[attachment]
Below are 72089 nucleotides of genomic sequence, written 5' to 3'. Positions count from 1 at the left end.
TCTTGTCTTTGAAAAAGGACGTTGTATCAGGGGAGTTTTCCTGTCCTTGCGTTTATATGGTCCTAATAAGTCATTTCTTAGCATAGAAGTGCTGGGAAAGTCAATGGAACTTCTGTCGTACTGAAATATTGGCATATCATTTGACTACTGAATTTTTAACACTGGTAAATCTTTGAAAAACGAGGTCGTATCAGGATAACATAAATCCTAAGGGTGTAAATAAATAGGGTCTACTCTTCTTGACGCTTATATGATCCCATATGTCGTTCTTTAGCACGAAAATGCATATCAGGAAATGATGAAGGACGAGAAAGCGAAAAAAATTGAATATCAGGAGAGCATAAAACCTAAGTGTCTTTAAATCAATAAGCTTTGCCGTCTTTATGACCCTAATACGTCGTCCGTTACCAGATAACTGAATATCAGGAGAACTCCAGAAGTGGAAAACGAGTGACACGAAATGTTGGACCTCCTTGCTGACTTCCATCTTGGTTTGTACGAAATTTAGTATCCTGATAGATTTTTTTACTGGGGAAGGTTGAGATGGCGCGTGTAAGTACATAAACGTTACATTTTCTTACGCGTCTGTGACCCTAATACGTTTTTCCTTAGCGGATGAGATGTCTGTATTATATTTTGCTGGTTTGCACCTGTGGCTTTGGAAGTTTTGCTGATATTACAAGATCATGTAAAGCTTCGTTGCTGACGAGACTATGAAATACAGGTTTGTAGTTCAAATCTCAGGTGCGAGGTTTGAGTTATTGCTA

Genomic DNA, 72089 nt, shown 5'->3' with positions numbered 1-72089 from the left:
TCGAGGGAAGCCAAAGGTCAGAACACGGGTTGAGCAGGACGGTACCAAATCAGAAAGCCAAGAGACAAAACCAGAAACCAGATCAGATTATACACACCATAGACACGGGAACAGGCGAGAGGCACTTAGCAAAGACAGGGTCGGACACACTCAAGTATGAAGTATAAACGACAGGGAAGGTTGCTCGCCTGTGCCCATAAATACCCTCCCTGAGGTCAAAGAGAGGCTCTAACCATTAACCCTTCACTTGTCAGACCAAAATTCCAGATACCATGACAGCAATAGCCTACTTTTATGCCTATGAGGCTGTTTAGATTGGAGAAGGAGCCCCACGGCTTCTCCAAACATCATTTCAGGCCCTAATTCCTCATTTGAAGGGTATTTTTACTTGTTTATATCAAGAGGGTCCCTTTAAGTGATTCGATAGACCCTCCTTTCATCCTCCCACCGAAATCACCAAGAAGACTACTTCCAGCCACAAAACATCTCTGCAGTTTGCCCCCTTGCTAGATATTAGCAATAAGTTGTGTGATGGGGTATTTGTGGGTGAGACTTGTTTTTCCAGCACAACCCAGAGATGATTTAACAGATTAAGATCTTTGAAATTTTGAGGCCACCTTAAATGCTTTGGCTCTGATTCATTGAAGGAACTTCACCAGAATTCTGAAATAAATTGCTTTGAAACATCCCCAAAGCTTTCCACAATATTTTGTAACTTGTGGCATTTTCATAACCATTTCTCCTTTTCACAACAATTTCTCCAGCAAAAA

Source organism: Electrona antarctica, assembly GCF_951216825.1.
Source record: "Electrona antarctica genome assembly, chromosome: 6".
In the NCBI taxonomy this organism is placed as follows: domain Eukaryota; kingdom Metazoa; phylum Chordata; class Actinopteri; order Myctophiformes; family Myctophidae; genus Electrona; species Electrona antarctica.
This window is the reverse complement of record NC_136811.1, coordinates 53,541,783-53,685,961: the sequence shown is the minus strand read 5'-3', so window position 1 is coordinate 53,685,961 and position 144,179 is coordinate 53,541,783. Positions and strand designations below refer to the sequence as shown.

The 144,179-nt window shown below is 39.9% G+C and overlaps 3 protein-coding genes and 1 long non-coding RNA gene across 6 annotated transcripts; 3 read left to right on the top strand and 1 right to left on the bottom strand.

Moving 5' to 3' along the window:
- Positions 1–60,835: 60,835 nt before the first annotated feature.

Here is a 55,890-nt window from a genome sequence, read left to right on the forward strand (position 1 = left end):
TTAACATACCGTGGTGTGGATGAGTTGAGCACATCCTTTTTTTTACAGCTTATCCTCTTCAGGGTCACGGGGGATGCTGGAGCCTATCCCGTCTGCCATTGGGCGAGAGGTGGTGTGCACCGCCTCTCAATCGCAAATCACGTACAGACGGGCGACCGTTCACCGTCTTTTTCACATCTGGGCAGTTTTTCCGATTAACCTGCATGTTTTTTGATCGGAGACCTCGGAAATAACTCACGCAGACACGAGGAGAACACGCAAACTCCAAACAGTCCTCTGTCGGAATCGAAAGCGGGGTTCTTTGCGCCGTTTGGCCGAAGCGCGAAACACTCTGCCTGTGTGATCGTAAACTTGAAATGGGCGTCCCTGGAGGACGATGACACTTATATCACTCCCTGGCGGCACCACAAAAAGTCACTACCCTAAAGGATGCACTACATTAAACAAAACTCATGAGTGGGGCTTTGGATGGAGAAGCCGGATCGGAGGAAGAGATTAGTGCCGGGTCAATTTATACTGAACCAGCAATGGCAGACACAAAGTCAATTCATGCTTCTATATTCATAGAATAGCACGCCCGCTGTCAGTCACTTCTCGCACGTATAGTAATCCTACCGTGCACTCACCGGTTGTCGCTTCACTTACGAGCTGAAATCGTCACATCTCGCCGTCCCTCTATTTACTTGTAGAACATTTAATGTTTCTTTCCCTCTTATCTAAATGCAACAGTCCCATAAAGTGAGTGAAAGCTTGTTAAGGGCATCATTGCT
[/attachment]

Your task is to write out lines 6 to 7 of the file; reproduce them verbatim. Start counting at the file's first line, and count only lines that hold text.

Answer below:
Source record: "Electrona antarctica genome assembly, chromosome: 6".
In the NCBI taxonomy this organism is placed as follows: domain Eukaryota; kingdom Metazoa; phylum Chordata; class Actinopteri; order Myctophiformes; family Myctophidae; genus Electrona; species Electrona antarctica.